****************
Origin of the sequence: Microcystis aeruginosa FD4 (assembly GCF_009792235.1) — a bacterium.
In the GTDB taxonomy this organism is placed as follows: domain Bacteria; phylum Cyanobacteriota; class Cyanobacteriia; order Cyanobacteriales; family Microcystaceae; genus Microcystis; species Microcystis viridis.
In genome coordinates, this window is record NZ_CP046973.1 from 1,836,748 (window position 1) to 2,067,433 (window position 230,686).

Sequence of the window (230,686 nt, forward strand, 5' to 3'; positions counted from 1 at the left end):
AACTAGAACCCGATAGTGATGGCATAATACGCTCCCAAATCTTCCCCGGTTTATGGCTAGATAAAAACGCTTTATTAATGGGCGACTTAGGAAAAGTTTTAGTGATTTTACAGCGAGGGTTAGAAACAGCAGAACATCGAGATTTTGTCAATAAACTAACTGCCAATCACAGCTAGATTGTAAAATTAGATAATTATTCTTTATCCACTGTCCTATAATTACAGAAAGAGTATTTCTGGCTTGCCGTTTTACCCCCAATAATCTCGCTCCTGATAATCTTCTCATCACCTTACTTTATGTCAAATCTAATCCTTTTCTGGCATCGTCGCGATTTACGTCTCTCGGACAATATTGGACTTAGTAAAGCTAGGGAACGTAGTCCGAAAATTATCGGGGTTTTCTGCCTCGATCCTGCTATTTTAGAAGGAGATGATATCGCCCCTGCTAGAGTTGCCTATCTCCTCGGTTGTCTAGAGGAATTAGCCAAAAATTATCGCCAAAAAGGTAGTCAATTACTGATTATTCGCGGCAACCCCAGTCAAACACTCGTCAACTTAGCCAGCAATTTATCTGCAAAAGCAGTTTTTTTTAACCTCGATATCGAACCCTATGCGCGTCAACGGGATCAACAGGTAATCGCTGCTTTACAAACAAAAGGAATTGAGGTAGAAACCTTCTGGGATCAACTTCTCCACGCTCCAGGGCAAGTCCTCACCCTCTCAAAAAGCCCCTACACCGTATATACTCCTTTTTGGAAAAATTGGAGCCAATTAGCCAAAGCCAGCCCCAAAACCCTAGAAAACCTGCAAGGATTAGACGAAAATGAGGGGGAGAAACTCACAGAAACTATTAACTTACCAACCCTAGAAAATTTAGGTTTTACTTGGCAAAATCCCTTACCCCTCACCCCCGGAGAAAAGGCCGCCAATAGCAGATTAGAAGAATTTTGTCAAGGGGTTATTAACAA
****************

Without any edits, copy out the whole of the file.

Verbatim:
Origin of the sequence: Microcystis aeruginosa FD4 (assembly GCF_009792235.1) — a bacterium.
In the GTDB taxonomy this organism is placed as follows: domain Bacteria; phylum Cyanobacteriota; class Cyanobacteriia; order Cyanobacteriales; family Microcystaceae; genus Microcystis; species Microcystis viridis.
In genome coordinates, this window is record NZ_CP046973.1 from 1,836,748 (window position 1) to 2,067,433 (window position 230,686).

Sequence of the window (230,686 nt, forward strand, 5' to 3'; positions counted from 1 at the left end):
AACTAGAACCCGATAGTGATGGCATAATACGCTCCCAAATCTTCCCCGGTTTATGGCTAGATAAAAACGCTTTATTAATGGGCGACTTAGGAAAAGTTTTAGTGATTTTACAGCGAGGGTTAGAAACAGCAGAACATCGAGATTTTGTCAATAAACTAACTGCCAATCACAGCTAGATTGTAAAATTAGATAATTATTCTTTATCCACTGTCCTATAATTACAGAAAGAGTATTTCTGGCTTGCCGTTTTACCCCCAATAATCTCGCTCCTGATAATCTTCTCATCACCTTACTTTATGTCAAATCTAATCCTTTTCTGGCATCGTCGCGATTTACGTCTCTCGGACAATATTGGACTTAGTAAAGCTAGGGAACGTAGTCCGAAAATTATCGGGGTTTTCTGCCTCGATCCTGCTATTTTAGAAGGAGATGATATCGCCCCTGCTAGAGTTGCCTATCTCCTCGGTTGTCTAGAGGAATTAGCCAAAAATTATCGCCAAAAAGGTAGTCAATTACTGATTATTCGCGGCAACCCCAGTCAAACACTCGTCAACTTAGCCAGCAATTTATCTGCAAAAGCAGTTTTTTTTAACCTCGATATCGAACCCTATGCGCGTCAACGGGATCAACAGGTAATCGCTGCTTTACAAACAAAAGGAATTGAGGTAGAAACCTTCTGGGATCAACTTCTCCACGCTCCAGGGCAAGTCCTCACCCTCTCAAAAAGCCCCTACACCGTATATACTCCTTTTTGGAAAAATTGGAGCCAATTAGCCAAAGCCAGCCCCAAAACCCTAGAAAACCTGCAAGGATTAGACGAAAATGAGGGGGAGAAACTCACAGAAACTATTAACTTACCAACCCTAGAAAATTTAGGTTTTACTTGGCAAAATCCCTTACCCCTCACCCCCGGAGAAAAGGCCGCCAATAGCAGATTAGAAGAATTTTGTCAAGGGGTTATTAACAA